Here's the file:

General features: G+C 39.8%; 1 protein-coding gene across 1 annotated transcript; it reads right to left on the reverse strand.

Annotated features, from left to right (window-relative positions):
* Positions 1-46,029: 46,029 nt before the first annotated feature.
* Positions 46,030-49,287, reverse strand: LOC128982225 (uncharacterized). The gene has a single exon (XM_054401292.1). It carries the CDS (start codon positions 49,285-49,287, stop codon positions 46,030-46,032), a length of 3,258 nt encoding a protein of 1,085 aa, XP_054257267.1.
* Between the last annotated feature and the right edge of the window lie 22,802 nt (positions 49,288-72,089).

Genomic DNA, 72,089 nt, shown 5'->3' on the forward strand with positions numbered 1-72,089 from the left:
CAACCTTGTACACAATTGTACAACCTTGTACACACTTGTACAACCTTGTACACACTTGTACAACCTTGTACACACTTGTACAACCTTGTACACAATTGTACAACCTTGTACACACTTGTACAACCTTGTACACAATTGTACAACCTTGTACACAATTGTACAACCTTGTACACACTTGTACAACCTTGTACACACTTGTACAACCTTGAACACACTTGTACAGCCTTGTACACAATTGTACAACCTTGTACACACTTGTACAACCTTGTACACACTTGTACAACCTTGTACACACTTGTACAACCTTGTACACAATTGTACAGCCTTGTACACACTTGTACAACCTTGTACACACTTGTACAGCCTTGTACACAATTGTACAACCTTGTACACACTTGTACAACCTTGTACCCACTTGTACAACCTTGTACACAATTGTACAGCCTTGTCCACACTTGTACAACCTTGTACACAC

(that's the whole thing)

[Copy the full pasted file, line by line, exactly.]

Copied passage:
General features: G+C 39.8%; 1 protein-coding gene across 1 annotated transcript; it reads right to left on the reverse strand.

Annotated features, from left to right (window-relative positions):
* Positions 1-46,029: 46,029 nt before the first annotated feature.
* Positions 46,030-49,287, reverse strand: LOC128982225 (uncharacterized). The gene has a single exon (XM_054401292.1). It carries the CDS (start codon positions 49,285-49,287, stop codon positions 46,030-46,032), a length of 3,258 nt encoding a protein of 1,085 aa, XP_054257267.1.
* Between the last annotated feature and the right edge of the window lie 22,802 nt (positions 49,288-72,089).

Genomic DNA, 72,089 nt, shown 5'->3' on the forward strand with positions numbered 1-72,089 from the left:
CAACCTTGTACACAATTGTACAACCTTGTACACACTTGTACAACCTTGTACACACTTGTACAACCTTGTACACACTTGTACAACCTTGTACACAATTGTACAACCTTGTACACACTTGTACAACCTTGTACACAATTGTACAACCTTGTACACAATTGTACAACCTTGTACACACTTGTACAACCTTGTACACACTTGTACAACCTTGAACACACTTGTACAGCCTTGTACACAATTGTACAACCTTGTACACACTTGTACAACCTTGTACACACTTGTACAACCTTGTACACACTTGTACAACCTTGTACACAATTGTACAGCCTTGTACACACTTGTACAACCTTGTACACACTTGTACAGCCTTGTACACAATTGTACAACCTTGTACACACTTGTACAACCTTGTACCCACTTGTACAACCTTGTACACAATTGTACAGCCTTGTCCACACTTGTACAACCTTGTACACAC